Having a Child with Down Syndrome

By Rebecca Pillar

Prenatal screening tests are performed during pregnancy to test for fetal abnormalities and birth defects. One of the situations doctors are looking for is ‘markers’ for Down Syndrome.

During the 15th-20th week of pregnancy, several screenings are offered to the pregnant woman. The triple screen and alpha protein plus, both measuring substances in the blood, estimate the likelihood of the baby having D.S.

D.S or Trisomy 21, occurs when a child has an extra 21 chromosome. Humans are normally comprised of 46 total chromosomes. 23 come from mom and 23 come from dad. A person with Down syndrome has 47.
How many children have Down Syndrome?
According to The National Down Syndrome Society, Down syndrome occurs in one out of every 733 live births.

No one knows for sure exactly what causes Down syndrome or why Down syndrome occurs.

Sreening for Down syndrome
Around the 14th week of pregnancy (times can differ between providers) Doctor’s can perform a nuchal translucency test. This is an ultrasound screening measuring the fold of tissue behind the baby’s neck. Babies with Down syndrome tend to have larger spaces.

A doctor will also take other measurements of the fetus to see if other Down syndrome traits can be identified. If the screenings return likely for Down syndrome, a woman may choose if she’d like further testing for a certain diagnosis or wait until the child is born.

Diagnosing Down Syndrome
Diagnostic testing tends to be more invasive, uncomfortable for the woman and comes with risks.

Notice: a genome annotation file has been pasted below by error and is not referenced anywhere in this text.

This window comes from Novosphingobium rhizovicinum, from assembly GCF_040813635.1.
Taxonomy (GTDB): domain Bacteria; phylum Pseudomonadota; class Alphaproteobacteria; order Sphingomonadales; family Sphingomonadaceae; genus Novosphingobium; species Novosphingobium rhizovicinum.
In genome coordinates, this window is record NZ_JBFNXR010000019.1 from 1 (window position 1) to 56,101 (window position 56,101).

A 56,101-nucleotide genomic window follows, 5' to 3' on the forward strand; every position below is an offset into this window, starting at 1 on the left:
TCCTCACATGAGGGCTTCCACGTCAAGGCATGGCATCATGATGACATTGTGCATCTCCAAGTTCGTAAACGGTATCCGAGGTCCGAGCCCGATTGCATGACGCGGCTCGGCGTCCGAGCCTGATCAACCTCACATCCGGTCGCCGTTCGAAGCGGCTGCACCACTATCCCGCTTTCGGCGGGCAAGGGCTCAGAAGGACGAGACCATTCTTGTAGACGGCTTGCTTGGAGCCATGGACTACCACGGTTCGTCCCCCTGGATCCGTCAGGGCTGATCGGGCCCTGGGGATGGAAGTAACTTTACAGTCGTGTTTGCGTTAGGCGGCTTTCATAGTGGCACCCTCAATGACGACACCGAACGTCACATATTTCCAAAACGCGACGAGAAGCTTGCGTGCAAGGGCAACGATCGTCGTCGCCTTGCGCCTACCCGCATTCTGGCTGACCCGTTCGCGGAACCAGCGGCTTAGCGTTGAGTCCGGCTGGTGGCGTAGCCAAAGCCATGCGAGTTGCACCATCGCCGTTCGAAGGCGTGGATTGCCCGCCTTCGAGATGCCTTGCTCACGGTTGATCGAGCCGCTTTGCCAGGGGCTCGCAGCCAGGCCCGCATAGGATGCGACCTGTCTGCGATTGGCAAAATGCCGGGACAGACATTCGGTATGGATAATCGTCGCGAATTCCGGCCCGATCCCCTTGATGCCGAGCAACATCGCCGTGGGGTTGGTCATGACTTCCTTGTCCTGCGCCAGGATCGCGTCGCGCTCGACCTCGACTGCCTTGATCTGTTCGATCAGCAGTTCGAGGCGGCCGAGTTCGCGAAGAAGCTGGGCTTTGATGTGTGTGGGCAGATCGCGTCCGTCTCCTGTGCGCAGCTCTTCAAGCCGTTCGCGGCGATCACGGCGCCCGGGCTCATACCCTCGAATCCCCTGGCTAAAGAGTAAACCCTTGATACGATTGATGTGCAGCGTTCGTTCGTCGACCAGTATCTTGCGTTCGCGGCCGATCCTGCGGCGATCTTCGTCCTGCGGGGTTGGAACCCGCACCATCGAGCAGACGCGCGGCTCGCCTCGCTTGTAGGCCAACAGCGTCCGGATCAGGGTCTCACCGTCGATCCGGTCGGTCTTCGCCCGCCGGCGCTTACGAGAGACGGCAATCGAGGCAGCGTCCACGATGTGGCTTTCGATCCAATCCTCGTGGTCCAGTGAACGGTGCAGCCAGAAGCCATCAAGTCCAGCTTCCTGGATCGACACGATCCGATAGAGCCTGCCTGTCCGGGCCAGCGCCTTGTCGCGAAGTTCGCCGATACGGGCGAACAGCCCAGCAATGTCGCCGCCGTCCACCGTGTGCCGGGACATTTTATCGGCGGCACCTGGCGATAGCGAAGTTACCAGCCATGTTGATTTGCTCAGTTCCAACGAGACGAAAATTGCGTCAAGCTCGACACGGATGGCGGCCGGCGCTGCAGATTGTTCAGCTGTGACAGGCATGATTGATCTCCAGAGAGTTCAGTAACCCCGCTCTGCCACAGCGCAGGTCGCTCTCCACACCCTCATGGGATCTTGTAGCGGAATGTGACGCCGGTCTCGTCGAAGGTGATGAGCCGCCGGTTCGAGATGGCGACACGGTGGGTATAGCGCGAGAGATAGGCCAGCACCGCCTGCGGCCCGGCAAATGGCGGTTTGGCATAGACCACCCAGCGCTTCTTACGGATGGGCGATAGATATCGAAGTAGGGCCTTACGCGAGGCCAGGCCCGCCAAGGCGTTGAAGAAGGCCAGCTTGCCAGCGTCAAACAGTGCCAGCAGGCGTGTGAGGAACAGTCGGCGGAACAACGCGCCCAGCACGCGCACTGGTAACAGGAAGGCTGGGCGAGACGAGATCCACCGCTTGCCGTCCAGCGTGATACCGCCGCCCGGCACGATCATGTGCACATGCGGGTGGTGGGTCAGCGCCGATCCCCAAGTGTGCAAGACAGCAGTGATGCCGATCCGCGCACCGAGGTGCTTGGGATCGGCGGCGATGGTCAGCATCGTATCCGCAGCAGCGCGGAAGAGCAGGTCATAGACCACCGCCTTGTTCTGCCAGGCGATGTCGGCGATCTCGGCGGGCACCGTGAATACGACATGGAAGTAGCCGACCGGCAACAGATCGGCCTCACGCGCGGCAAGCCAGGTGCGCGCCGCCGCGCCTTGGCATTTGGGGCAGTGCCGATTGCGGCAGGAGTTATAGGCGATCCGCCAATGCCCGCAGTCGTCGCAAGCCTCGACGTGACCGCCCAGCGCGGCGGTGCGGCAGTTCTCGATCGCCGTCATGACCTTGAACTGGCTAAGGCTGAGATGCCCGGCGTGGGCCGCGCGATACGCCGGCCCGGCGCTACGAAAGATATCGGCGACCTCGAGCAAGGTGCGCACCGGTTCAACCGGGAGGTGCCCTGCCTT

An Amniocentesis can be performed right around the time of other prenatal tests. A needle is placed through the abdomen. Guided with an ultrasound and amniotic fluid is then extracted and tested for Down syndrome. Another diagnostic test is CVS or Chorionic Villa Sampling. With CVS, a needle is inserted through the abdomen to retrieve a piece of placenta for testing. CVS can be done earlier that an amniocentesis, but comes with greater risks of miscarriage and preterm labor.

Many women opt out of all prenatal tests. They accept whatever gift they are given. Some women prefer to be prepared.

Down syndrome can be diagnosed at birth. Children with Down syndrome tend to exhibit the following characteristics: low muscle tone, upward slanting of the eyes, a single crease across the palm of the hands, small head, flat bridge of nose and hyper flexibility of the joints.

Having a child with Down Syndrome
The National Association for Down Syndrome states that approximately 40% of all Down syndrome children have some sort of congenital heart defect. They also suggest that an echocardiogram be performed on all newborns with Down syndrome to identify any serious cardiac problems. Most of these problems can be corrected with surgery.

Babies with Down syndrome tend to develop at a slower rate than their peers. Gastrointestinal problems are also common in children with Down syndrome. Due to low muscle tone, constipation can be a real problem. Doctor's and parents need to closely monitor their child output due to constipation also being a sign of hypothyroidism, a common condition in children with Down syndrome.

Each child with Down Syndrome differs. The level of disability varies from child to child. Some are only affected slightly, others more severely. It is recommended that infants with Down syndrome be enrolled in early intervention as soon as possible. Early intervention consists of physical, occupational and speech therapy.

Many children with Down syndrome go on to enjoy formal education with their peers, attend post-high school education and lead happy productive lives. Individuals with Down syndrome however, can not make children of their own since they are sterile.

Society’s attitude towards Down Syndrome has changed for the positive. People are finding out that those with Down’s are not all that different from everyone else. For every delay, there is a special quality that makes up for what they are lacking.

Many emotions are involved when a diagnosis of Down Syndrome is made. Down syndrome occurs at conception. There is nothing a mother did or could have avoided to change the diagnosis. The best way to care and be prepared for a new child with Down syndrome is to surround yourself with support and research the topic.

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